17. The Latin Scot

    Chartering a New Troop for Girls

    I think simply "Starting New Units" would be better; it could be Cub Scouts, Venturing, Sea Scouts, whatever. Seems like it could potentially get a lot of interest.
  18. The Latin Scot

    Eagle Board of Review (Appeal)

    Ah, that would be the difference between @SSScout's district and ours. Our district advancement chair just issued a VERY strongly worded mandate to our units specifying that "under no circumstances are units or committees to conduct preliminary or 'practice' Boards of Review. The final Board of Review is the ONLY Board of Review, as stated in the Boy Scout Handbook and in accordance with the Guide to Advancement, and this is to be conducted only after all other requirements have been met. This does NOT include a 'trial run.' with another group of leaders. There is no need nor authorization for units, chartered organizations, or unit committees to schedule or demand a precursory Board of Review with an Eagle Scout Candidate."
  19. The Latin Scot

    Eagle Board of Review (Appeal)

    Wow ... @SSScout, you just described in perfect detail the EXACT procedure we follow in our district. You sure you don't live in South OC, CA?
  20. The Latin Scot

    Woggle -> Slide -> Friendship Knot, What's your pleasure?

    I wear this collectible slide that the LDS-BSA Relations Committee produced some years back. It's a very well-made slide, and I like wearing the LDS-BSA emblem so prominently as a way of making my convictions and affiliations known:
  21. The Latin Scot

    Patrol Method/System Resources

    I love that. I have already printed off copies of it to give to all the leaders in our Troop.
  22. The Latin Scot

    "Classic" Scout Socks are now a thing?

    So, apparently the Scout Shop is really excited about these "Classic Scout" socks - they're also "Vintage," "Retro," and "Original." I don't know if they could fit any more adjectives on the packaging. Anyways, they're cute and all, sure, but with all the crazy stuff going on in Scouting these days ... was there really a demand for these things? Has anybody had Scouts coming to them saying "Gee wilikers, would that I could find myself a genuine pair of red over-the-calf socks like my Grandpa used to wear! That would be far out!" ??? Also, if you have had a Scout come to you saying that, are you from the past? Can I see your time machine? And can you bring me back a Cub Scout Blue jac-shirt in an adult Small? I have but simple demands. Thank you.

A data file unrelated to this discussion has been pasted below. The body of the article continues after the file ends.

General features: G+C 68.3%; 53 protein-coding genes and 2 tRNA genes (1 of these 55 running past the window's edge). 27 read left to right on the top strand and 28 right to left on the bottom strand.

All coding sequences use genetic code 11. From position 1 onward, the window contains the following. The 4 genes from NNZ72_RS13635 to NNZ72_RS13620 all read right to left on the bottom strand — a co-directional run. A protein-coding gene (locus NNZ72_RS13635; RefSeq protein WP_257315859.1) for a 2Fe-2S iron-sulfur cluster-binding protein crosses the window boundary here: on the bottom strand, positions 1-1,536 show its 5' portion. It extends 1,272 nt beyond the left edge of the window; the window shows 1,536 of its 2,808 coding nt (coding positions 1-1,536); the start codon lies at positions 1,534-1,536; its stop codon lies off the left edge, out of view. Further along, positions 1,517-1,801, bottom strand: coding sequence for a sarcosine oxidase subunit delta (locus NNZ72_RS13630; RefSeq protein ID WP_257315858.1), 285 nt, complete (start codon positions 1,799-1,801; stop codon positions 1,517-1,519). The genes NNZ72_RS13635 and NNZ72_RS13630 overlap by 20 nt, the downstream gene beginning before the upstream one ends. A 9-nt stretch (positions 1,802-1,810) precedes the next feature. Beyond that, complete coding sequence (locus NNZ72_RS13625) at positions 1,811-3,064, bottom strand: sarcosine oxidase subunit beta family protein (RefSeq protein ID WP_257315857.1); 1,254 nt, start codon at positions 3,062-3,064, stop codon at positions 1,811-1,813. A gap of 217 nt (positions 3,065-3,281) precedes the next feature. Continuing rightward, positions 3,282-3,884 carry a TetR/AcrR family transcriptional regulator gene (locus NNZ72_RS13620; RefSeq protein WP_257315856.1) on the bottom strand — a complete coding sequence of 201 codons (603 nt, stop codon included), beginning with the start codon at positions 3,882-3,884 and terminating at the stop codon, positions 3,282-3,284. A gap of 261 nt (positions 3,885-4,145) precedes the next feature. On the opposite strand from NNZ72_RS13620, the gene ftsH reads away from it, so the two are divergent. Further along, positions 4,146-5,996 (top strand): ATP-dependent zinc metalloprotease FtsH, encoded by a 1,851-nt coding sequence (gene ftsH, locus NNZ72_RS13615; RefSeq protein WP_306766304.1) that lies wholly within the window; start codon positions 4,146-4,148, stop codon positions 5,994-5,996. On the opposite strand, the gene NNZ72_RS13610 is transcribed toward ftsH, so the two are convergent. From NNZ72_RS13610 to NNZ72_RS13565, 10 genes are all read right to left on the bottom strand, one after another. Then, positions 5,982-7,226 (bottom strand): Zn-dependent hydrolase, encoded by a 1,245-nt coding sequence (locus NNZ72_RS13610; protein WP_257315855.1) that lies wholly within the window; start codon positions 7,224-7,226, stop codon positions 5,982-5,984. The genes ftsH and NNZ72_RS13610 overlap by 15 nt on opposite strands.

23. The Latin Scot

    "Train Them, Trust Them, Let Them Lead"

    On the one hand, that was the campiest little number I've watched in months. Yet on the other hand ... It is charming (I vaguely remember slideshows from when I was only about knee-high to a grasshopper; they were already considered obsolete by the time I was in elementary school), but I gotta say - I agree wholeheartedly with most everything it teaches. As primitive as the presentation is, I find that it successfully conveys the entire point of the patrol method in a clear, easy-to-understand and mildly (MILDLY) amusing context. The quotes are right on, it addresses a scenario that is all but ubiquitous in the Scouting world, and it's simple. Honestly, I think it's wonderful. I would GLADLY show this to any Scouter, whether old and seasoned or fresh and new.